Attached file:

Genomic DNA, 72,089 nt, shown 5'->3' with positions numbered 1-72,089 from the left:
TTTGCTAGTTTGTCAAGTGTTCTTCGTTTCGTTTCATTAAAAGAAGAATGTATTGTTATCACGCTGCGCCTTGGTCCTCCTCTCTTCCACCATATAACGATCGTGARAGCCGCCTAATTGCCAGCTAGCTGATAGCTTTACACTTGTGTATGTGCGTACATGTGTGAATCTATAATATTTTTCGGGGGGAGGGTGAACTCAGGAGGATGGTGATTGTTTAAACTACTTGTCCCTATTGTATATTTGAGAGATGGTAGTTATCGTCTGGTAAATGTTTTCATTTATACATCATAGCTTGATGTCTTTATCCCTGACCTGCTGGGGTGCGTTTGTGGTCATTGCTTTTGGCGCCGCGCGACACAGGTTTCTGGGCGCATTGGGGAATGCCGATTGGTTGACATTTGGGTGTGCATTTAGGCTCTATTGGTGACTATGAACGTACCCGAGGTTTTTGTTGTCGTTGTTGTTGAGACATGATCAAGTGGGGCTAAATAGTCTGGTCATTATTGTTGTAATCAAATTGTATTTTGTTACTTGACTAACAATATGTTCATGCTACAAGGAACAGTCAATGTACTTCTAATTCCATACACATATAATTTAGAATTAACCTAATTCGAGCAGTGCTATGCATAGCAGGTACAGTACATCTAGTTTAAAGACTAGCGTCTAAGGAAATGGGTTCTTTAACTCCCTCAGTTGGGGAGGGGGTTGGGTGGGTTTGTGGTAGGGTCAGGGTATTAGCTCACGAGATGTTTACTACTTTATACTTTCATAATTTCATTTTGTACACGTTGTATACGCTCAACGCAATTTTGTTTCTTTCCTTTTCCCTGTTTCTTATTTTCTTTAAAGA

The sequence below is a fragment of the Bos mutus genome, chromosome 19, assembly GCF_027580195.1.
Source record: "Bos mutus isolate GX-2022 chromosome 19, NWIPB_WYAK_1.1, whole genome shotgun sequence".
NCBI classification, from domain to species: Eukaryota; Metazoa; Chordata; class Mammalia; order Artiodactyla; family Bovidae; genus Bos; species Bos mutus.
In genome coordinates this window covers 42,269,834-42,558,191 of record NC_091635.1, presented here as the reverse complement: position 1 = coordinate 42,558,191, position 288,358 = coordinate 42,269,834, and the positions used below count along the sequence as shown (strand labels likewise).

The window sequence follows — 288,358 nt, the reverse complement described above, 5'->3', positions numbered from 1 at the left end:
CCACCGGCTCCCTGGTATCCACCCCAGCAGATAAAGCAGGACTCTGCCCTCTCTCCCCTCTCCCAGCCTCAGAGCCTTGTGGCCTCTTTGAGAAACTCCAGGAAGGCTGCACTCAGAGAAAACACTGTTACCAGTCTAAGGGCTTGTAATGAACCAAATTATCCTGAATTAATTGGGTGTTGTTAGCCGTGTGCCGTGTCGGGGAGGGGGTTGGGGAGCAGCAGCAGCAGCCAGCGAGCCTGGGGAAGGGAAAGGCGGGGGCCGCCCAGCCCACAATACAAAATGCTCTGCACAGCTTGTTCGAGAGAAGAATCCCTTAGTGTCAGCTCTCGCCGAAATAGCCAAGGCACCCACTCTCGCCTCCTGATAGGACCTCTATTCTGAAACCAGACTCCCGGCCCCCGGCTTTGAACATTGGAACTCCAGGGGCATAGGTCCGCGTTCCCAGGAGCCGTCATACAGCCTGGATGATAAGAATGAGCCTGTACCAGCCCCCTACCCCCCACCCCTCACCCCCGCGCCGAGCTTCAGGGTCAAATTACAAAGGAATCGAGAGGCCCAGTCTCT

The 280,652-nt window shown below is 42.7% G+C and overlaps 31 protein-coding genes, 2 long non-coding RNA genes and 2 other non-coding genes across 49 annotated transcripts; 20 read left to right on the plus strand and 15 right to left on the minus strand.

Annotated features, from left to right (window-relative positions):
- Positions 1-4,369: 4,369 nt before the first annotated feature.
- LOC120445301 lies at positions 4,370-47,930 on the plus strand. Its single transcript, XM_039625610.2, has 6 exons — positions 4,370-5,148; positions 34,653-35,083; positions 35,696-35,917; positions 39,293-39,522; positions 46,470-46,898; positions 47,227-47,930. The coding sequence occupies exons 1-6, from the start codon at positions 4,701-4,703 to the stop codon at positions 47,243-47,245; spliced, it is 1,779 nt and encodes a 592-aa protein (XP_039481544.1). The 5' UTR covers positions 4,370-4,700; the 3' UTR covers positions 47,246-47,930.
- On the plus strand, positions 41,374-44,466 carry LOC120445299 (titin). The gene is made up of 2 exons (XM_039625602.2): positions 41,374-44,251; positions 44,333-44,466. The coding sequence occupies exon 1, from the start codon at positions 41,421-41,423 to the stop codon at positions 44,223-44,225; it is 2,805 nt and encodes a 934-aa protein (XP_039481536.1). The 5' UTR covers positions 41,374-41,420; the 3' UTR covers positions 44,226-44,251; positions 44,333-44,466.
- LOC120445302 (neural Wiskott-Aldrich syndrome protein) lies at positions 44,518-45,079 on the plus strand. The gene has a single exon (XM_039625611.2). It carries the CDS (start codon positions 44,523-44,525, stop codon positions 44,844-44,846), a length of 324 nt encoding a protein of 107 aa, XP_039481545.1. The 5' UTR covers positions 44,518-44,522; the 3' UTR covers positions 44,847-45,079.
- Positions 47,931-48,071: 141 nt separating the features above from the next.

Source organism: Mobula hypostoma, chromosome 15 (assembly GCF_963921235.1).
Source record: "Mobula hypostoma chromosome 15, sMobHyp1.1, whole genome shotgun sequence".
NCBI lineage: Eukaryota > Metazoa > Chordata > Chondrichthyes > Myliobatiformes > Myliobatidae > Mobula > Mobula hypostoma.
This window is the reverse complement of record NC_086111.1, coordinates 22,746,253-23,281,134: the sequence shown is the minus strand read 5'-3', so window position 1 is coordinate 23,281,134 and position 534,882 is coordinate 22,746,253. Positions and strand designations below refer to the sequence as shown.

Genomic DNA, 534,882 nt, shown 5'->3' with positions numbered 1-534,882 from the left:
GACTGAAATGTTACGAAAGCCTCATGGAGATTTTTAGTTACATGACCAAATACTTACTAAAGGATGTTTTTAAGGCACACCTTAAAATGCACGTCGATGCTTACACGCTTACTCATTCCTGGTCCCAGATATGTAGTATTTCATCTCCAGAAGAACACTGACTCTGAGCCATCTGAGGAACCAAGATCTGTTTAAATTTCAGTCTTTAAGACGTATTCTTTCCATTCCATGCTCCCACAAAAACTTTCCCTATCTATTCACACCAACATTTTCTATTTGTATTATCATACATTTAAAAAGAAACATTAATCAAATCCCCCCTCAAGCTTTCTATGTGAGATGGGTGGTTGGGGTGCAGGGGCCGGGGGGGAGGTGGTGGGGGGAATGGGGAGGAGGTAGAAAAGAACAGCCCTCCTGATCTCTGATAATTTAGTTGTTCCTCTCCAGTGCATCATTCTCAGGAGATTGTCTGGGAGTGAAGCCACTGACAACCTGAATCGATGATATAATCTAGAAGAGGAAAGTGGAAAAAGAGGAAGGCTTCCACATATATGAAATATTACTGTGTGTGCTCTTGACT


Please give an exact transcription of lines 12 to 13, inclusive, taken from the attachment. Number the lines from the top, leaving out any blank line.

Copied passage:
- LOC120445301 lies at positions 4,370-47,930 on the plus strand. Its single transcript, XM_039625610.2, has 6 exons — positions 4,370-5,148; positions 34,653-35,083; positions 35,696-35,917; positions 39,293-39,522; positions 46,470-46,898; positions 47,227-47,930. The coding sequence occupies exons 1-6, from the start codon at positions 4,701-4,703 to the stop codon at positions 47,243-47,245; spliced, it is 1,779 nt and encodes a 592-aa protein (XP_039481544.1). The 5' UTR covers positions 4,370-4,700; the 3' UTR covers positions 47,246-47,930.
- On the plus strand, positions 41,374-44,466 carry LOC120445299 (titin). The gene is made up of 2 exons (XM_039625602.2): positions 41,374-44,251; positions 44,333-44,466. The coding sequence occupies exon 1, from the start codon at positions 41,421-41,423 to the stop codon at positions 44,223-44,225; it is 2,805 nt and encodes a 934-aa protein (XP_039481536.1). The 5' UTR covers positions 41,374-41,420; the 3' UTR covers positions 44,226-44,251; positions 44,333-44,466.